Denali – The High Point of Alaska, the United States, and North America
Eventually, as we continue to explore this fantastic orb of ours and, especially, its craggy splendors, we’ll investigate the high points of the continents and all 50 states in America. Since one spot scratches both itches, today we will gaze upon Denali.
Situated in the middle of the Alaska Range, Denali is North America’s highest peak, which of course also makes it Alaska’s high mountain. It rises 20,310 feet above sea level. Denali is the third most prominent and third most isolated peak in the world. In a straight line, one would need to travel 4,629 miles to China to find a higher mountain. Of the Seven Summits – the highest points on a continent – Denali is the third tallest, after Everest in Asia and Aconcagua in South America.
While Everest has 9,000 feet in elevation on Denali, the great Alaskan peak rises three and a half miles above its base to summit, which is a mile more than Everest looms over its base on the Himalaya Plateau. For a land-based mountain, no peak rises higher above its base than Denali.
Until 1975 in Alaska and until 2015 nationwide, the mountain’s official name was Mt. McKinley. It was given this moniker in 1896 in honor of the 25th president of the United States, who was at the time merely a presidential candidate. However, the native name of Denali far predates McKinley. Locals have always employed the native name, which roughly translates into English as “the tall one” or “big mountain.”
The mountain is a giant piece of granite that was uplifted during a period of tectonic activity that began 60 million years ago. The Pacific and North American plates are crashing into each other at a rate of approximately one centimeter per year, which means Denali continues to grow higher by about four centimeters each century. The snow and ice field on the mountain is currently permanent and vast. Five enormous glaciers flow from Denali’s slopes: The Peters Glacier, the Muldrow Glacier, the Traleika Glacier, the Ruth Glacier, and the Kahiltna Glacier.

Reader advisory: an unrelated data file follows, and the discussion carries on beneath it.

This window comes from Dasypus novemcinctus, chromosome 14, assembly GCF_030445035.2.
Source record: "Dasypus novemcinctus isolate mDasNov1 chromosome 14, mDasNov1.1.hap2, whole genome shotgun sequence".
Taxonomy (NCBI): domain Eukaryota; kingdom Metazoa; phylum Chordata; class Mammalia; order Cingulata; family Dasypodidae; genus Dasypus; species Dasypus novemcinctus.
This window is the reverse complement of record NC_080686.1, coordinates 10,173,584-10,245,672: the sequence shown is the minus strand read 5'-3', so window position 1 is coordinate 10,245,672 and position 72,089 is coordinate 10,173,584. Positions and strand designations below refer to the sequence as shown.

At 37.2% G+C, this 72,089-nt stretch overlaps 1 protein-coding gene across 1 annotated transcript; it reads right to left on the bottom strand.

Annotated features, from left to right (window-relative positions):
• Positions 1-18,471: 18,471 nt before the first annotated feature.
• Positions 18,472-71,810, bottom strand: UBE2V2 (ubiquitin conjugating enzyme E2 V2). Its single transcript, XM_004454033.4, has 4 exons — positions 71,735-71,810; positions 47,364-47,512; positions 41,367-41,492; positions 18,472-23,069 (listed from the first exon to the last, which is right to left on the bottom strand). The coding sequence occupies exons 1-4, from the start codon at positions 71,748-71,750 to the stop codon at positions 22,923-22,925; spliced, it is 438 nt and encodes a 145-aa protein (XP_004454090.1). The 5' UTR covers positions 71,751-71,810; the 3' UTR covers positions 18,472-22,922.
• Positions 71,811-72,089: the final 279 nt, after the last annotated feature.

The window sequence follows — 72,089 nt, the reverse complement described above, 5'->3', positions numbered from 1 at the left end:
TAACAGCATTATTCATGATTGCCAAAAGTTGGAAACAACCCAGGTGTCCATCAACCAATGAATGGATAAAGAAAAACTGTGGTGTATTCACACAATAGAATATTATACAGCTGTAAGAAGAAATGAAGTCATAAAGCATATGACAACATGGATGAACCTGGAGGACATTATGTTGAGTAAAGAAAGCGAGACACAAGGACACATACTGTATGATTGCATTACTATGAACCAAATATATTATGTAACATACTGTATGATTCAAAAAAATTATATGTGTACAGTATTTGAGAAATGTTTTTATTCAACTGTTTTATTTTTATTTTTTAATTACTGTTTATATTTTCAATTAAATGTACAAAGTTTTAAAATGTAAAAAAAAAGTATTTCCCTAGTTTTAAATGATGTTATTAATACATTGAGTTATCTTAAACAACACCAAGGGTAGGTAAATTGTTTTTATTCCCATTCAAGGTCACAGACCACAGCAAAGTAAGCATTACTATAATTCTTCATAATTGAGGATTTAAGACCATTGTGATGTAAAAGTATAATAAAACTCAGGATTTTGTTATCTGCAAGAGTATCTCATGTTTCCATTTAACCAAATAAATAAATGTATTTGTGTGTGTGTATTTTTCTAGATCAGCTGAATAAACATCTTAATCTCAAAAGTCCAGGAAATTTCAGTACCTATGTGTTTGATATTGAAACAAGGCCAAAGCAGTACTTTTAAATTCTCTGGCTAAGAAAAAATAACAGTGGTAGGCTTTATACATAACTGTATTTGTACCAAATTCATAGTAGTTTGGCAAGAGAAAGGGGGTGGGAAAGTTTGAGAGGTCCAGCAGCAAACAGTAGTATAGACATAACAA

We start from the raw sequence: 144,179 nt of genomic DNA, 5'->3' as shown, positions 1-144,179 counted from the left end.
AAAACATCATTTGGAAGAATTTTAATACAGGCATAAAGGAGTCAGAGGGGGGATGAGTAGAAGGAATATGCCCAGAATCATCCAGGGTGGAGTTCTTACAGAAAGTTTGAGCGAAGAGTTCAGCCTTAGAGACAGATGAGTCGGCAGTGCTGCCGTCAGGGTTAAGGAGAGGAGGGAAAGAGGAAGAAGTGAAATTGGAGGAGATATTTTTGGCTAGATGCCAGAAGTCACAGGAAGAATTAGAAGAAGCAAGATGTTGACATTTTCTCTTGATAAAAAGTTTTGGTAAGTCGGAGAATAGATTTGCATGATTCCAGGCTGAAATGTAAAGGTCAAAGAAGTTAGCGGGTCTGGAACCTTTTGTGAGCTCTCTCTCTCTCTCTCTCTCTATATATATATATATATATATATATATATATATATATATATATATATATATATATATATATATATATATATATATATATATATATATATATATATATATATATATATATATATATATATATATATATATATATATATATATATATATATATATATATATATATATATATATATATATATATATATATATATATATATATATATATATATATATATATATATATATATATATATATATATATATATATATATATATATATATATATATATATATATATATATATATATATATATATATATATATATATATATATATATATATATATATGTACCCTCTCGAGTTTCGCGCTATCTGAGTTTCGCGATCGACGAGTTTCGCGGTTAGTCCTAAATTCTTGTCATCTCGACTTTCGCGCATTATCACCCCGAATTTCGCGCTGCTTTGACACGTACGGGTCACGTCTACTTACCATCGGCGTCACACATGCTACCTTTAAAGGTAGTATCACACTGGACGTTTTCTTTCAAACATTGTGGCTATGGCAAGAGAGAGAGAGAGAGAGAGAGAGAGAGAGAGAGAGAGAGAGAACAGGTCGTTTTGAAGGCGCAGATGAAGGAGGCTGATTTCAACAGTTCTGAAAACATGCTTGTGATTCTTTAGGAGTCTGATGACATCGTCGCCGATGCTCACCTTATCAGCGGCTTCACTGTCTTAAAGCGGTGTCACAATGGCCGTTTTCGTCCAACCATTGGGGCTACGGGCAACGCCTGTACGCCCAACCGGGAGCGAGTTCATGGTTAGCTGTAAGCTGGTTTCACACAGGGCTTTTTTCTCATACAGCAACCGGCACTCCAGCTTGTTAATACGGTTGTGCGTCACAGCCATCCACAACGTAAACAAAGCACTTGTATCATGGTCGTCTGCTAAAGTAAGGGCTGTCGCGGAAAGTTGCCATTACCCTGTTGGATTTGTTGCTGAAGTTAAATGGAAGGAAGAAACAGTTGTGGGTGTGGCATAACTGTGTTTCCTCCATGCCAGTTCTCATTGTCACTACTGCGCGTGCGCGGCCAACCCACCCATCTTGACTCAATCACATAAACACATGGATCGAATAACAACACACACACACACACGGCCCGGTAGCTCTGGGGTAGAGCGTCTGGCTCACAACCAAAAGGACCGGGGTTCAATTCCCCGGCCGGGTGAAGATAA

Being in Alaska and being extraordinarily high combines for some severe cold and weather on the mountain. In 2003, a weather station on the mountain recorded a temperature of -75.5 °F (-59.7 °C). On the previous day, a reading of -74.4 °F (-59.1 °C) and a wind speed of 18.4 miles per hour (29.6 km/h) produced a North American record windchill of -118.1 °F (-83.4 °C). An earlier thermometer left by an expedition recorded a possible low temperature of -100 °F (-73 °C).
As with Everest, numerous attempts were made to summit Denali before a group ultimately succeeded. Extreme weather and cold, along with technical abilities necessary to tackle ice climbing and vertical walls, make an assault on the mountain remarkably arduous. In the early 1900s and 1910s, many expeditions made a push to become the first to climb Denali, but none was victorious until 1913 when a party led by Hudson Stuck (great name) and Harry Karstens stepped foot on the roof of North America. In modern days, only about 58% of mountaineers who start the trek reach the summit.
One member of the Stuck-Karsten party, Robert Tatum, later commented: “The view from the top of Mount McKinley is like looking out the windows of Heaven!”
As someone who can currently only dream of summiting Denali, I have to make do with photographs. Based on the glory and magnificence of images, I have to concur with Robert Tatum. Denali is truly a “big mountain” in more ways than one.
Further Reading and Exploration
Denali National Park and Preserve Website – National Parks Service
Denali Weather Station
Denali’s West Buttress: A Climber’s Guide to Mt. McKinley’s Classic Route – by Colby Coombs (e-book version)
The Ascent of Denali – by Hudson Stuck on Project Gutenberg